Détente Revisited


The incipient détente was a pivotal phase in the evolution of East-West relations. The consolidation of the status quo in Europe went hand in hand with efforts on both sides to deescalate the Cold War and to manage East-West rivalry. To different degrees, both superpowers encouraged their allies to follow their lead and develop measures aimed at improving relations between the two blocs. The search for stability was compatible with policies to perforate the Iron Curtain and to pursue détente as a dynamic policy to overcome Europe's division over the long term.

Cover: Stephan Kieninger: Dynamic Detente: he United States and Europe, 1964-1975 (Lanham, MD: Lexington Books 2016)Stephan Kieninger's book examines the evolution of Western policies to transform Europe peacefully through the kind of dynamic détente that was codified in the Helsinki Final Act of 1975. Kieninger emphasizes that the transformative effects of the Helsinki Accords had been envisaged since the 1960s: Lyndon Johnson's bridge building and Willy Brandt's Ostpolitik were the forerunners for the Helsinki process. Johnson and Brandt were eager to foster liberalizing changes in Eastern Europe through an expansion of East-West communication. The assumption was that Communist rulers were prepared to open up their systems gradually for freer movement of people, information and ideas provided that they were granted international security.

Relying on multi-archival evidence, Kieninger depicts the durability of the transformation approach during the Nixon and Kissinger years. While Johnson had contemplated détente as a strategy towards peaceful change, Nixon's efforts focused on stabilizing East-West relations and mitigating the consequences of the conflict in Vietnam. Kieninger argues that Nixon and Kissinger were more cautious in their approach to East-West relations: They feared the erosion of America's strength and had a more static view of East-West détente. In addition, the escalation of the race in strategic weapons and the flaws of Nixon's and Kissinger's linkage policy were major setbacks for the transformation approach.

Kieninger's convincing argument is that America's transformation policy survived through transatlantic networking. Willy Brandt's Ostpolitik and NATO's preparations for the CSCE negotiations helped the State Department's Bureau of European Affairs to continue bridge building. Kieninger discusses the parallels and frictions that developed between Nixon's and Brandt's approaches to détente. Nixon and Kissinger did not subscribe to the ideas at the heart of Brandt's dynamic policy. They merely tolerated them. But their static détente policy left the transformation approach room to co-exist.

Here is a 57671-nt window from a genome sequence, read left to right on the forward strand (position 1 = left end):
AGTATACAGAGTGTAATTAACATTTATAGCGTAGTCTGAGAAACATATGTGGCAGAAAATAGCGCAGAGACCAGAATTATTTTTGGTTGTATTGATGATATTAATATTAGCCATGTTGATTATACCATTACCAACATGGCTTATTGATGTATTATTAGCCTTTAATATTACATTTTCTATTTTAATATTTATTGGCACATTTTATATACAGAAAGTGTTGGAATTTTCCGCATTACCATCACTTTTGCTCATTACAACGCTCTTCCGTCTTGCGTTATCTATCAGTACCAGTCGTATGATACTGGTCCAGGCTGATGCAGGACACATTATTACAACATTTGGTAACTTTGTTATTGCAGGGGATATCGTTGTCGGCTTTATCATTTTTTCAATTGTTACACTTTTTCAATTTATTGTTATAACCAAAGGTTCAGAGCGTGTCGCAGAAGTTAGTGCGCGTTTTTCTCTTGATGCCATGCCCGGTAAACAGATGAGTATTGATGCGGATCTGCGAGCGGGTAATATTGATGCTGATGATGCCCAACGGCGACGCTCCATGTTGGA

The bridge builders needed a sophisticated approach to continue their policy. Kieninger argues that they minimized conflicts on contentious issues with the Nixon White House, they kept their policy sufficiently low key, and they used long established transatlantic networks to pursue détente as a dynamic policy. Among the key figures were the Directors of the State Department's European Bureau, Martin Hillenbrand and later Arthur Hartman, and the deputy chief of the U.S. mission to NATO and later head of the U.S. CSCE delegation George S. Vest. Together with the Western European governments they continued to pursue Johnson's transformation approach even after Kissinger's appointment as Secretary of State in 1973.

Kissinger could not bring his European partners to trim their ambitious objectives in the CSCE. Within NATO, he was alone in demanding premature Western concessions on human rights and on the freer movement provisions under Basket III. Kieninger points out that the bridge builders in the State Department's European Bureau utilized the need for NATO's solidarity as a cover for their efforts to continue the transformation approach. Finally, the transatlantic network prevailed. Kissinger jointed the bandwagon in 1975 when he put his bargaining power behind the ambitious objectives of the transformation agenda. Although in the CSCE's aftermath much scepticism emerged in the U.S. for a continuation of a policy of engagement with the Soviet Union, Kieninger proves that static and dynamic notions of détente continued to coexist in the following years, laying the foundation for the long term durability and success of the West's transformation policy.

Stephan Kieninger, Dynamic Detente. The United States and Europe, 1964-1975, Harvard Cold War Studies Book Series (Lanham, MD: Rowman and Littlefield, 2016).

Luca Ratti is Associate Professor at the University Roma Tré.


Recommended Citation:
Luca Ratti, Détente Revisited, 07/25/2016, http://berlinerkolleg.com/en/blog/detente-revisited (please add the date of the last call to this page in brackets)

The opinions expressed by individual authors in these texts and articles do not necessarily reflect those of the editors.
Interested in staying up-to-date on the blog activities of the Berlin Center for Cold War Studies? Subscribe here.